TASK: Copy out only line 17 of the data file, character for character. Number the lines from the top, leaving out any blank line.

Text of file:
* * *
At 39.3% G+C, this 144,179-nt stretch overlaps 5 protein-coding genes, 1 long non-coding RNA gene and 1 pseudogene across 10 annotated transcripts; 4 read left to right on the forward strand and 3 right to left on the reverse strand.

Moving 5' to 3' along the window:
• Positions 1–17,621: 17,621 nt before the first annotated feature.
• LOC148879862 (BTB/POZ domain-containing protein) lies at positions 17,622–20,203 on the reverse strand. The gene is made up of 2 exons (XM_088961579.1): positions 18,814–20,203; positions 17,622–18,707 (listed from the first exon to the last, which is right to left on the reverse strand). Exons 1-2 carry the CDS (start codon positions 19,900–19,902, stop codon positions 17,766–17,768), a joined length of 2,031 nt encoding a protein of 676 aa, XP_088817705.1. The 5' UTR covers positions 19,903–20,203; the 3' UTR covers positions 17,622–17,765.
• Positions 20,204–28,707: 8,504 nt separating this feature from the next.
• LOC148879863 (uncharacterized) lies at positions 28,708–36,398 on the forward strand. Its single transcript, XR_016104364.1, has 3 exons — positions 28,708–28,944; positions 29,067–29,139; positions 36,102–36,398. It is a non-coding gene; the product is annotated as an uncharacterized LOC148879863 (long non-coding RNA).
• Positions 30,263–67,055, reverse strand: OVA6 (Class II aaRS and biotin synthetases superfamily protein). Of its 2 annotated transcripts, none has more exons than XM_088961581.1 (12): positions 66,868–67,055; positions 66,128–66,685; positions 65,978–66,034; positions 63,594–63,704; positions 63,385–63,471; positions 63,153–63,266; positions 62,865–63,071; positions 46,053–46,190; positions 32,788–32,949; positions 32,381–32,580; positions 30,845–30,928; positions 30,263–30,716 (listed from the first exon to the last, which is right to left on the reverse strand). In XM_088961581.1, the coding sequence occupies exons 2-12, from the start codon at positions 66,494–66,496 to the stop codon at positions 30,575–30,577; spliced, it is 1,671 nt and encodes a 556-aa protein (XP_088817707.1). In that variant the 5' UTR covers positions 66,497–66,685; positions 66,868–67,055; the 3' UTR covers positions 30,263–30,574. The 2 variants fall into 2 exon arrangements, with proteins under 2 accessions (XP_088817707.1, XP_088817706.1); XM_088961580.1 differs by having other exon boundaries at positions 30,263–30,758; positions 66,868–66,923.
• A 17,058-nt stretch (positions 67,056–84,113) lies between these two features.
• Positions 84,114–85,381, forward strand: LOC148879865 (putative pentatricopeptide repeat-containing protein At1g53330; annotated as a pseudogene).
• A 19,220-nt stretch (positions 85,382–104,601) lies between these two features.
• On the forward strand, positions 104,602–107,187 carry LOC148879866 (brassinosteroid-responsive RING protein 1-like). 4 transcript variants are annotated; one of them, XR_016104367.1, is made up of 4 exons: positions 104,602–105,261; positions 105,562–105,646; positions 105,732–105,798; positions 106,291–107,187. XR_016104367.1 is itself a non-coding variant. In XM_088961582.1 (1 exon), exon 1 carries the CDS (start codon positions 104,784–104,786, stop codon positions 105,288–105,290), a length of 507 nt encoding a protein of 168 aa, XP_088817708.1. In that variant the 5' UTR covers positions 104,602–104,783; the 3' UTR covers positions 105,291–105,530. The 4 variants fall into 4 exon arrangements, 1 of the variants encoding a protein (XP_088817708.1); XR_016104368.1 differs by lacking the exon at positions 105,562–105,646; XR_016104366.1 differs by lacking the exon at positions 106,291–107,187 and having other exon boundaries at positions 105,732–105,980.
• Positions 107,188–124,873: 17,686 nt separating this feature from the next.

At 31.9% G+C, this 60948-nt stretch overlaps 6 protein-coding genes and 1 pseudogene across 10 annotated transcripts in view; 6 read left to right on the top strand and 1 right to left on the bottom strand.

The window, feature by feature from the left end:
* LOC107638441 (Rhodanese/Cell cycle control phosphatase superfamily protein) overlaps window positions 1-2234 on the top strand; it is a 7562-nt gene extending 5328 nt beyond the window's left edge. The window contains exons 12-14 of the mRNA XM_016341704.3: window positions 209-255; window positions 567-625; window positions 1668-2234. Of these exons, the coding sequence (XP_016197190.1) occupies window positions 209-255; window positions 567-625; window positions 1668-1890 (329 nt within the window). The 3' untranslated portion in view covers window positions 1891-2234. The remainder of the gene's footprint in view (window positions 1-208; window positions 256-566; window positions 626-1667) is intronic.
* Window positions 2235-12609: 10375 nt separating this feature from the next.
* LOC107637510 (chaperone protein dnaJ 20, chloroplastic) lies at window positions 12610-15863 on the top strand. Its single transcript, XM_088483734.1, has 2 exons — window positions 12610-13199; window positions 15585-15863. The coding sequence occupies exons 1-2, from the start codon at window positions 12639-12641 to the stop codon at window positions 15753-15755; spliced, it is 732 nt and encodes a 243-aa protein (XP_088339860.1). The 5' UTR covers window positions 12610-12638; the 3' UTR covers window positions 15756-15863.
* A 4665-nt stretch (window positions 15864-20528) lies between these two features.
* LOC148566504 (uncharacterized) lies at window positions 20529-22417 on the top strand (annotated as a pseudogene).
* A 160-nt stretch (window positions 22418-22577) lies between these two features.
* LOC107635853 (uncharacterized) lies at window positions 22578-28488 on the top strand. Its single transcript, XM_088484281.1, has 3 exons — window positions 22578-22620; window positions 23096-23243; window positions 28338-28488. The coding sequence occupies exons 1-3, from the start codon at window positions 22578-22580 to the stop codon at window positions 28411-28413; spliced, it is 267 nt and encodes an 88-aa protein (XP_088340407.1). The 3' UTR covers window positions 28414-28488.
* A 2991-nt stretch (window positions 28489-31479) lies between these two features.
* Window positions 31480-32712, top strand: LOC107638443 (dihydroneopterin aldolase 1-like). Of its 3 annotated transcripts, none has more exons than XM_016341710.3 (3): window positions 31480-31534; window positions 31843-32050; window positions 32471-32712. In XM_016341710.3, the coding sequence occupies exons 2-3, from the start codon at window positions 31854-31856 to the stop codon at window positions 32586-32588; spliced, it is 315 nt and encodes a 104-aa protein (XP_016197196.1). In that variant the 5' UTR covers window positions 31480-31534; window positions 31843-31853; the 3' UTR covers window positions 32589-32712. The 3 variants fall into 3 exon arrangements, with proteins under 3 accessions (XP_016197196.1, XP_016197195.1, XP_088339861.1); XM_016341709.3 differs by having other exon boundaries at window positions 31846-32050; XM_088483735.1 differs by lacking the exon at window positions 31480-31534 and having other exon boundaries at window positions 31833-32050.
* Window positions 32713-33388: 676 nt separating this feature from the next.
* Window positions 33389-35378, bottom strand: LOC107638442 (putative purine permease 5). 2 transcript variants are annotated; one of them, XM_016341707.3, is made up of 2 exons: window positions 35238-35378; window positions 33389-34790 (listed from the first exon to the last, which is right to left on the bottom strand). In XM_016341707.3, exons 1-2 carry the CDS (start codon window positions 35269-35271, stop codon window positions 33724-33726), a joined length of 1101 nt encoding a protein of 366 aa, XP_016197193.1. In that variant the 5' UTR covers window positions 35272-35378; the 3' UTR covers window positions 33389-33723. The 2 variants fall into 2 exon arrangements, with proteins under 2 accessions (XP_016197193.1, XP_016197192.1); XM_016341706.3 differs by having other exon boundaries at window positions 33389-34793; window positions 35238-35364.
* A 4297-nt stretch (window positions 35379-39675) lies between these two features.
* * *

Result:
* LOC107637510 (chaperone protein dnaJ 20, chloroplastic) lies at window positions 12610-15863 on the top strand. Its single transcript, XM_088483734.1, has 2 exons — window positions 12610-13199; window positions 15585-15863. The coding sequence occupies exons 1-2, from the start codon at window positions 12639-12641 to the stop codon at window positions 15753-15755; spliced, it is 732 nt and encodes a 243-aa protein (XP_088339860.1). The 5' UTR covers window positions 12610-12638; the 3' UTR covers window positions 15756-15863.